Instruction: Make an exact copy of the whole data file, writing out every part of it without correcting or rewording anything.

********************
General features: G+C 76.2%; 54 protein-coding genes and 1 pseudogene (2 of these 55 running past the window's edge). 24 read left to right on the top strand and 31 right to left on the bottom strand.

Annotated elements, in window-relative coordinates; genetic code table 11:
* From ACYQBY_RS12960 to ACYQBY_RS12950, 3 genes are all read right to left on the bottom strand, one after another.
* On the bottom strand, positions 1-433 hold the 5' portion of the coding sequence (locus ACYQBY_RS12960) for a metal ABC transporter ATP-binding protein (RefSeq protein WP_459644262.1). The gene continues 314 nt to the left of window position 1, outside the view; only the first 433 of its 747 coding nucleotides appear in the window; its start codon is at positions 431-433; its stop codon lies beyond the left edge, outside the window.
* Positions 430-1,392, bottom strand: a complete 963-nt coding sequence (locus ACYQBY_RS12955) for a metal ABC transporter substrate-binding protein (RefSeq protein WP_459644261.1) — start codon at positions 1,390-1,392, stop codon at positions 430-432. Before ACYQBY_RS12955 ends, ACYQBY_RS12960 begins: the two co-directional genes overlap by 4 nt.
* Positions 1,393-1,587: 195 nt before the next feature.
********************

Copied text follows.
General features: G+C 76.2%; 54 protein-coding genes and 1 pseudogene (2 of these 55 running past the window's edge). 24 read left to right on the top strand and 31 right to left on the bottom strand.

Annotated elements, in window-relative coordinates; genetic code table 11:
* From ACYQBY_RS12960 to ACYQBY_RS12950, 3 genes are all read right to left on the bottom strand, one after another.
* On the bottom strand, positions 1-433 hold the 5' portion of the coding sequence (locus ACYQBY_RS12960) for a metal ABC transporter ATP-binding protein (RefSeq protein WP_459644262.1). The gene continues 314 nt to the left of window position 1, outside the view; only the first 433 of its 747 coding nucleotides appear in the window; its start codon is at positions 431-433; its stop codon lies beyond the left edge, outside the window.
* Positions 430-1,392, bottom strand: a complete 963-nt coding sequence (locus ACYQBY_RS12955) for a metal ABC transporter substrate-binding protein (RefSeq protein WP_459644261.1) — start codon at positions 1,390-1,392, stop codon at positions 430-432. Before ACYQBY_RS12955 ends, ACYQBY_RS12960 begins: the two co-directional genes overlap by 4 nt.
* Positions 1,393-1,587: 195 nt before the next feature.